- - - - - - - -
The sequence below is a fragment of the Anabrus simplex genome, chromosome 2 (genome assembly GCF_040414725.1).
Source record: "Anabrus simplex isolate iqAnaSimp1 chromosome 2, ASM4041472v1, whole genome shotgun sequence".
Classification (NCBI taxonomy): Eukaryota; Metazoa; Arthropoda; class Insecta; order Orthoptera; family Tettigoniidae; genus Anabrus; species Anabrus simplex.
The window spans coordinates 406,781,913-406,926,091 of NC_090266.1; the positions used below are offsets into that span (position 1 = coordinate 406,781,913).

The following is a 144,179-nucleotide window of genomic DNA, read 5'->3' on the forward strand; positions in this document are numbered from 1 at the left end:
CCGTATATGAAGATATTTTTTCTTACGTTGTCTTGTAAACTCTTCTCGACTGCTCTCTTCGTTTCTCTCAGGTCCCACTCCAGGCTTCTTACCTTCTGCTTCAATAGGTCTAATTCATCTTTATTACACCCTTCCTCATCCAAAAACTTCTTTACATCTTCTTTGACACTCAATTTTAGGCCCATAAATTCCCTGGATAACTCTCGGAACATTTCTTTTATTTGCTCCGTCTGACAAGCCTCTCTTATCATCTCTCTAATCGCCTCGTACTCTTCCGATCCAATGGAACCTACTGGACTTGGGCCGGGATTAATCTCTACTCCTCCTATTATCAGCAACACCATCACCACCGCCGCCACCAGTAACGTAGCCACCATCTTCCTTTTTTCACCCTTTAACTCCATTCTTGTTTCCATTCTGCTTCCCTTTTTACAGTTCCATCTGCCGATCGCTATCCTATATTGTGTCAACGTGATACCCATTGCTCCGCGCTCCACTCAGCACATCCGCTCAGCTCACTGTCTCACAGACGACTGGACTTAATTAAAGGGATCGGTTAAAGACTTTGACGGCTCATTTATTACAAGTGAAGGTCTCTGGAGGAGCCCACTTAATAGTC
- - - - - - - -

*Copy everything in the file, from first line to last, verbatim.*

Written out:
The sequence below is a fragment of the Anabrus simplex genome, chromosome 2 (genome assembly GCF_040414725.1).
Source record: "Anabrus simplex isolate iqAnaSimp1 chromosome 2, ASM4041472v1, whole genome shotgun sequence".
Classification (NCBI taxonomy): Eukaryota; Metazoa; Arthropoda; class Insecta; order Orthoptera; family Tettigoniidae; genus Anabrus; species Anabrus simplex.
The window spans coordinates 406,781,913-406,926,091 of NC_090266.1; the positions used below are offsets into that span (position 1 = coordinate 406,781,913).

The following is a 144,179-nucleotide window of genomic DNA, read 5'->3' on the forward strand; positions in this document are numbered from 1 at the left end:
CCGTATATGAAGATATTTTTTCTTACGTTGTCTTGTAAACTCTTCTCGACTGCTCTCTTCGTTTCTCTCAGGTCCCACTCCAGGCTTCTTACCTTCTGCTTCAATAGGTCTAATTCATCTTTATTACACCCTTCCTCATCCAAAAACTTCTTTACATCTTCTTTGACACTCAATTTTAGGCCCATAAATTCCCTGGATAACTCTCGGAACATTTCTTTTATTTGCTCCGTCTGACAAGCCTCTCTTATCATCTCTCTAATCGCCTCGTACTCTTCCGATCCAATGGAACCTACTGGACTTGGGCCGGGATTAATCTCTACTCCTCCTATTATCAGCAACACCATCACCACCGCCGCCACCAGTAACGTAGCCACCATCTTCCTTTTTTCACCCTTTAACTCCATTCTTGTTTCCATTCTGCTTCCCTTTTTACAGTTCCATCTGCCGATCGCTATCCTATATTGTGTCAACGTGATACCCATTGCTCCGCGCTCCACTCAGCACATCCGCTCAGCTCACTGTCTCACAGACGACTGGACTTAATTAAAGGGATCGGTTAAAGACTTTGACGGCTCATTTATTACAAGTGAAGGTCTCTGGAGGAGCCCACTTAATAGTC